Princes or the congregation (because if Moshe did not know something, from
where would they have known it?)
(b) Rebbi Yashiyah answers 'Sareis ha'Mikra ve'Darsheihu', by which he
means - that we must invert the Pasuk and explain that they asked Moshe,
after having asked Elazar, the Princes and the congregation (whom they asked
(c) The Pasuk prefers to invert the order - in order not to mention Elazar,
the Princes and the congregation before Moshe.
(a) According to Aba Chanan in the name of Rebbi Eliezer - they entered the
Beis-Hamedrash, and asked all the Talmidei-Chachamim who were sitting there
(b) The basis of their Machlokes is - whether it is Kavod ha'Rav to give
deference to a Talmid (Elazar, the Princes ... ) in the presence of the Rav
(Aba Shaul) or not (Rebbi Yashiyah).
(c) We rule 'Cholkin' - when the Rebbe himself gives Kavod to the Talmid,
and 'Ein Cholkin' when he doesn't.
(d) The Tana'im argue - in a case when the Rebbe gives Kavod to the Talmid,
because that is what Moshe and all Yisrael used to do (See Ritva).
Effectively then, we are ruling like Aba Shaul.
(a) The Beraisa concludes that the daughters of Tz'lofchad were
Chochmaniyos, Darshaniyos and Tzidkaniyos. We learn 'Chochmaniyos' from the
fact that they spoke up at the right moment - meaning that they asked about
Nachalos when Moshe taught the Dinim of Yibum. If a woman is considered like
a son, to exempt his mother from Yibum, then why should she not also inherit
her father (like a son).
(b) They were Darshaniyos, because, they explained, had Tz'lofchad had a
son, they would have remained silent. When Rebbi Yirmiyah learned the
Beraisa which states 'Bas' - he reacted by erasing it from the Beraisa.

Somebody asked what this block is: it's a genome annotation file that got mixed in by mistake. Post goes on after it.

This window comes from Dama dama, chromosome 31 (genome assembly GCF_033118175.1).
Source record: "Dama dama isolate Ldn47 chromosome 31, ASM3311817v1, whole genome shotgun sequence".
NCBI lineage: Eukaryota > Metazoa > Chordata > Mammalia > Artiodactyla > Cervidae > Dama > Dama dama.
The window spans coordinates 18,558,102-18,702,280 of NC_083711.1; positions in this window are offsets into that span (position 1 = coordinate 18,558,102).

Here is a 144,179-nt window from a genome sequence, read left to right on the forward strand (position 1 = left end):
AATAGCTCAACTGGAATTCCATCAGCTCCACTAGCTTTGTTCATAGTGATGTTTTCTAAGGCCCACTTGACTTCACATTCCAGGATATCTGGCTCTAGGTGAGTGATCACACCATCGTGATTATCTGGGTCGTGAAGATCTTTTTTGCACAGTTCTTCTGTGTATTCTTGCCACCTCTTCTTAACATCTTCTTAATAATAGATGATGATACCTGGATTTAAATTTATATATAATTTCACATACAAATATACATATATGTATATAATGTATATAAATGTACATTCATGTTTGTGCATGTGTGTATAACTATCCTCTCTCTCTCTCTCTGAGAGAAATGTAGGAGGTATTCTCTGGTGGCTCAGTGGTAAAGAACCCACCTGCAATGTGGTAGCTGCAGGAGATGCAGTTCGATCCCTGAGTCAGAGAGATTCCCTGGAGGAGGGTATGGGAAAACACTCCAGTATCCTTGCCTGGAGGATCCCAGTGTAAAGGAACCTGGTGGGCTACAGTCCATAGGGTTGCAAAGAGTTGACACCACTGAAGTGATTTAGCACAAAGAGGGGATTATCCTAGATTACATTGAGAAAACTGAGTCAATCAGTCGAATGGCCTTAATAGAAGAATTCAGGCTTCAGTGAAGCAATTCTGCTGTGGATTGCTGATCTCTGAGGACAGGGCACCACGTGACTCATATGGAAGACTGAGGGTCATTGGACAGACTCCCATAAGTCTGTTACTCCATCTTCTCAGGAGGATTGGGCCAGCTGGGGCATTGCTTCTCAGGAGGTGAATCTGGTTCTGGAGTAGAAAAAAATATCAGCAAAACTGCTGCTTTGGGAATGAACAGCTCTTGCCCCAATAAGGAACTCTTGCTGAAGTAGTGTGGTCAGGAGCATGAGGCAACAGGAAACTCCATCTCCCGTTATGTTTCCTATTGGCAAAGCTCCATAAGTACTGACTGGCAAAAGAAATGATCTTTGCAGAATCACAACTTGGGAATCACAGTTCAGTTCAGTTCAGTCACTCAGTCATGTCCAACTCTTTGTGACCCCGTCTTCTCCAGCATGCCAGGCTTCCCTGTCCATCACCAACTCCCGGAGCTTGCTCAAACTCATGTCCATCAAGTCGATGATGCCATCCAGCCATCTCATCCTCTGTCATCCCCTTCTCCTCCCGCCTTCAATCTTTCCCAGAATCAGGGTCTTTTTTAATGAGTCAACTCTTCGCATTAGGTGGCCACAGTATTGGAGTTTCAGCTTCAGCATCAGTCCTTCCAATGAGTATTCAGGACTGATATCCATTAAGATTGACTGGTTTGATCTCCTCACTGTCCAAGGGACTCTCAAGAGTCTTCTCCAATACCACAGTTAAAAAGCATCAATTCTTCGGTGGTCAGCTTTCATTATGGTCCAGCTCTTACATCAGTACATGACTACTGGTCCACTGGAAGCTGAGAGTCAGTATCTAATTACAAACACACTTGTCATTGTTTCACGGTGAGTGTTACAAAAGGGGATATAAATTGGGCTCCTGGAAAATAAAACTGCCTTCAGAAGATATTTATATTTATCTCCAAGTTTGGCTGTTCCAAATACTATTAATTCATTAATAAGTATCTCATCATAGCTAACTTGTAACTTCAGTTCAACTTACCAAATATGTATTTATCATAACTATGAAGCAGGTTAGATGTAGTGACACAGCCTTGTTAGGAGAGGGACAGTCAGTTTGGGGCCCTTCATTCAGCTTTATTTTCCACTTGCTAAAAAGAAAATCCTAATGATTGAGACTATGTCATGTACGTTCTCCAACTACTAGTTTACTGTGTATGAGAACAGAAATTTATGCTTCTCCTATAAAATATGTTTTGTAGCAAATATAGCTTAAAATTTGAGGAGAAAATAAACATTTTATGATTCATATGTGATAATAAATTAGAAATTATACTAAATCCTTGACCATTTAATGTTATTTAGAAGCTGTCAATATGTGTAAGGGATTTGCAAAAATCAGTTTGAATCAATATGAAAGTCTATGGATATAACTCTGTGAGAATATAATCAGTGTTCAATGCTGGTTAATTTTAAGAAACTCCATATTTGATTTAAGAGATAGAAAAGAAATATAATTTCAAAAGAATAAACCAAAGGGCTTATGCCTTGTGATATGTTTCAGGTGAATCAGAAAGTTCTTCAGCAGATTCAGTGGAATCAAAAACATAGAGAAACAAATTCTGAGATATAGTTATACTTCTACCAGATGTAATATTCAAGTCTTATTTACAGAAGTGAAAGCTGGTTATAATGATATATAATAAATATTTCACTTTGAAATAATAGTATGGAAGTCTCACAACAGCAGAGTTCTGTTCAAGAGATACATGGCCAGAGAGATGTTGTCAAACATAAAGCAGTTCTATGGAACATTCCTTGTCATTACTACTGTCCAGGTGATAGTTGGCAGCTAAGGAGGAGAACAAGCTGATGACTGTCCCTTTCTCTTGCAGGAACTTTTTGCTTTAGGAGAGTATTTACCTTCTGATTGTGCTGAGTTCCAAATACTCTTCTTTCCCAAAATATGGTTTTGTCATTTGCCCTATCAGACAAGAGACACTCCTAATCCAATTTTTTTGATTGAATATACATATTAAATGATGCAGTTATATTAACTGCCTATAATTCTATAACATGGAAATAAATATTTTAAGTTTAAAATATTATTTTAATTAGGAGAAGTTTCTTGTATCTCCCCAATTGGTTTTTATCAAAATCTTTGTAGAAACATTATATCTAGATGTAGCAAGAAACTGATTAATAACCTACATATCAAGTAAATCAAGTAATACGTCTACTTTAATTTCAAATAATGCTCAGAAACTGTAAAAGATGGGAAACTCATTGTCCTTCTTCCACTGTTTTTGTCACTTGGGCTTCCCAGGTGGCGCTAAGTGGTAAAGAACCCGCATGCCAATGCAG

(c) Abaye however, explained the Beraisa - to mean not 'Bas', but 'Bas
ha'Ben'. They even knew that a daughter does not inherit as long as a
daughter of a son (her brother) alive.
(d) They knew this from the Parshah of Nachalos (which, as we explained
earlier. had already been taught at Marah). Their She'eilah - concerned the
Cheilek Bechorah, as we explained above, and not the Cheilek Pashut. (In
that case however, it is unclear what they proved from the Parshah of
Yibum - see also Tosfos DH 'Ilu').
(a) We know that they were Tzidkaniyos - because, not only did they marry
into their own tribe (so as not to move the Yerushah from their tribe, but
they also waited a long time before marrying the right partners (their own
cousins), in keeping with Hashem's advice (as we shall see later).
(b) Rebbi Eliezer ben Ya'akov in a Beraisa comments on this - that in their
quest to find the right partner, not one of them married before she turned
(c) According to Rav Chisda, a woman who marries before the age of twenty,
can have children until she turns sixty. He also says that a woman who
1. ... after she is twenty - can have children until she is forty.
(d) In spite of Rav Chisda, the B'nos Tz'lofchad had children - because they
relied on their righteousness, trusting that Hashem would perform a miracle,
and bless them with children (although they would probably not have done so
had they been obligated to have children, like a man), like He performed a
miracle with Yocheved, as we shall now see.
2. ... from the age of forty - will not have children (though it is feasible
that nowadays, the nature of women has changed).